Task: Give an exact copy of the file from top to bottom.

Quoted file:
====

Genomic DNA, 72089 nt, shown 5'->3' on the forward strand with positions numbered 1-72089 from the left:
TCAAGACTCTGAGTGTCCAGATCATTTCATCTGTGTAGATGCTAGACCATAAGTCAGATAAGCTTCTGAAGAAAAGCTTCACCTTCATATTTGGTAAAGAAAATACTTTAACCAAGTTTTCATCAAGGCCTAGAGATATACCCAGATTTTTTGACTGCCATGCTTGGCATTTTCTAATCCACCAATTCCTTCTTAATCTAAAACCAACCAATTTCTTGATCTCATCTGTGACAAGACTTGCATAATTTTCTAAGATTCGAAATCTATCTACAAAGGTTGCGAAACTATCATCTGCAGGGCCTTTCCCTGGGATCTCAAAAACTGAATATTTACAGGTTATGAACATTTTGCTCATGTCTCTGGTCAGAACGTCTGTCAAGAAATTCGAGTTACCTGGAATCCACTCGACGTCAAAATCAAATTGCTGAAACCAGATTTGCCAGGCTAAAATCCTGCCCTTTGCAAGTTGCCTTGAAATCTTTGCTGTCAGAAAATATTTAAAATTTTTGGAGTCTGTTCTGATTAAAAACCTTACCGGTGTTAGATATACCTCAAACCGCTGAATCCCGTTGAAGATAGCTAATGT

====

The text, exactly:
Genomic DNA, 72089 nt, shown 5'->3' on the forward strand with positions numbered 1-72089 from the left:
TCAAGACTCTGAGTGTCCAGATCATTTCATCTGTGTAGATGCTAGACCATAAGTCAGATAAGCTTCTGAAGAAAAGCTTCACCTTCATATTTGGTAAAGAAAATACTTTAACCAAGTTTTCATCAAGGCCTAGAGATATACCCAGATTTTTTGACTGCCATGCTTGGCATTTTCTAATCCACCAATTCCTTCTTAATCTAAAACCAACCAATTTCTTGATCTCATCTGTGACAAGACTTGCATAATTTTCTAAGATTCGAAATCTATCTACAAAGGTTGCGAAACTATCATCTGCAGGGCCTTTCCCTGGGATCTCAAAAACTGAATATTTACAGGTTATGAACATTTTGCTCATGTCTCTGGTCAGAACGTCTGTCAAGAAATTCGAGTTACCTGGAATCCACTCGACGTCAAAATCAAATTGCTGAAACCAGATTTGCCAGGCTAAAATCCTGCCCTTTGCAAGTTGCCTTGAAATCTTTGCTGTCAGAAAATATTTAAAATTTTTGGAGTCTGTTCTGATTAAAAACCTTACCGGTGTTAGATATACCTCAAACCGCTGAATCCCGTTGAAGATAGCTAATGT